Through the lens of COVID-19, we can understand the fractures within health systems and societies, the politics of responses and what the SDG (Sustainable Development Goal) of ‘Leaving no one behind’ means for the millions who have inadequate access to basic health services. This includes the forcibly displaced, particularly those who are internally displaced who are among the most vulnerable. (See this excellent selection of briefs from different contexts from the Lancet Commission on Migration to which HPforGH committee members contributed and this piece from Jess Hanlon about her reflections on COVID-19 among refugees in Greece.) A key element of this will be how the COVID-19 vaccines are distributed so that they can reach and protected the most marginalised in our societies. Conflict, economic insecurity, climate change and other factors continue to force people from their homes and yet even in high income countries, we have yet to treat those fleeing such unimaginable hardship with the dignity they deserve.

 

Arundhati Roy describes in the FT article ‘The pandemic is a portal’ that “Historically, pandemics have forced humans to break with the past and imagine their world anew. This one is no different. It is a portal, a gateway between one world and the next.” The disruption of COVID-19 presents an opportunity for change. Green New Deal UK launched the Build Back Better campaign in May, and health professionals, including HPforGH, were quick to join the call to re-imagine how society could comprehensively respond to this syndemic: an ambitious program of investment in green jobs and infrastructure to tackle the multiple crises we face at the intersection of health, social inequality and climate change. We have also been proud to be part of the “Hands Up For Our Health” coalition, fighting for everyone in the UK to have the chance to access healthcare, during COVID-19 and beyond.

 

Reflecting on 2020 and planning for 2021

 

This year, the HPforGH committee has focused on advocacy and exploring issues pertinent to global health for the UK and wider health professional. These have included webinars, blogs, research and media work which highlight issues including global health security, AMR, COVID-19, climate change, forced migration, opportunities in global health, opportunities in wilderness medicine and the value of global health experiences to our NHS work.

 

We have updated our resources page to encourage engagement with various organisations, NHS England’s global health portfolio among other useful resources. Though we have a UK focus, we are grateful for the reach we have internationally with a network that spans all continents and hope to build on this. As part of this, our communications officer Jess Hanlon has brought together COVID-19: Global Healthcare Voices a poignant and sometimes heart-breaking exploration of experiences across the globe.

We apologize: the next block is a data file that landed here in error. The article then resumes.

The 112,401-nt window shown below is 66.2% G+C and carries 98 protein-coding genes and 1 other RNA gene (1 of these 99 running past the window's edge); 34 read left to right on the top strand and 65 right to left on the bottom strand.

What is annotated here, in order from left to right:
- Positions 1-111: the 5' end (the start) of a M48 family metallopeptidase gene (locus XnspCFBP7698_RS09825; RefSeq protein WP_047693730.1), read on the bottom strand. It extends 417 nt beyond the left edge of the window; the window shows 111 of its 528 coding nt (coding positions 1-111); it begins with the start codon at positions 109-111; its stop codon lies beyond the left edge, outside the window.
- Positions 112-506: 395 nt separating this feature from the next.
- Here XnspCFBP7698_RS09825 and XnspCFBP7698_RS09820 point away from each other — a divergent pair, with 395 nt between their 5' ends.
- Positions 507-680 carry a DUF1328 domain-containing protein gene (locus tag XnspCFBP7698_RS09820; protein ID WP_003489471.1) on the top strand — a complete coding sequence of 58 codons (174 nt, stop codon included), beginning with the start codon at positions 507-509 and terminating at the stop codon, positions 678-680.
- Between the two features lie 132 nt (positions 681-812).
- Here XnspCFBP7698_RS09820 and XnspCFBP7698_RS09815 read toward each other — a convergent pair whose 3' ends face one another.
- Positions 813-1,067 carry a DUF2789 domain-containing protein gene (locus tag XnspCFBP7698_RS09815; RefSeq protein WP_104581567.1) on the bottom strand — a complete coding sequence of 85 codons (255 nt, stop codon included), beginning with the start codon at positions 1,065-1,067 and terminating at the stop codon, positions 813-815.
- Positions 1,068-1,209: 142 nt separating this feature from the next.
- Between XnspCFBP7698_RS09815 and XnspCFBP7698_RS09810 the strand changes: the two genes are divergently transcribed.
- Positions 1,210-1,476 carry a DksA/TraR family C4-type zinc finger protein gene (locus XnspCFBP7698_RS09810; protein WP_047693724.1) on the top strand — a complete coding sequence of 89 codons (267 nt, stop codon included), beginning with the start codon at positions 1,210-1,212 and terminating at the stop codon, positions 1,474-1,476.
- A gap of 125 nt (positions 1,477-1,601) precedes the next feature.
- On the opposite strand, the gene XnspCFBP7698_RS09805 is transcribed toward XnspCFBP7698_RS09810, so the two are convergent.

Through 2020, the HPforGH committee will continue our focus on advocating for global health competencies to be integrated into the curricula which train our health workers; we will increase our advocacy around refugee health workers alongside the WHO’s designation of 2021 as the year of the health worker; continue highlighting and advocating for the needs of forced migrants in Europe and outside; increase our collaborations with organisations with which we share common goals because, if we have learned nothing from the COVID-19 pandemic, we are stronger together.

 

Stay in touch

 

As 2020 draws to a close, we would like to thank those who have contributed to our work or who have partnered with us: @RSHTM, @ISID, @SFGH Imperial, @PanSurg, Adam Gray, Saleyha Ahsan, David Heyman, Safia Akhtar, Gavin Stead, Afsana Safa, Kate Jarman, Scott Pallett, Daniel Grace and our committee: Liz Hardman, Jess Hanlon, Sarah Denny, Rita Issa, Natalie Webber, Aula Abbara. Visit our website on hpforgh.org.uk where we have uploaded professional resources, the NHS Global Health portfolio and recordings of our events and subscribe to our facebook page, twitter account (@HPforGH) and quarterly newsletter.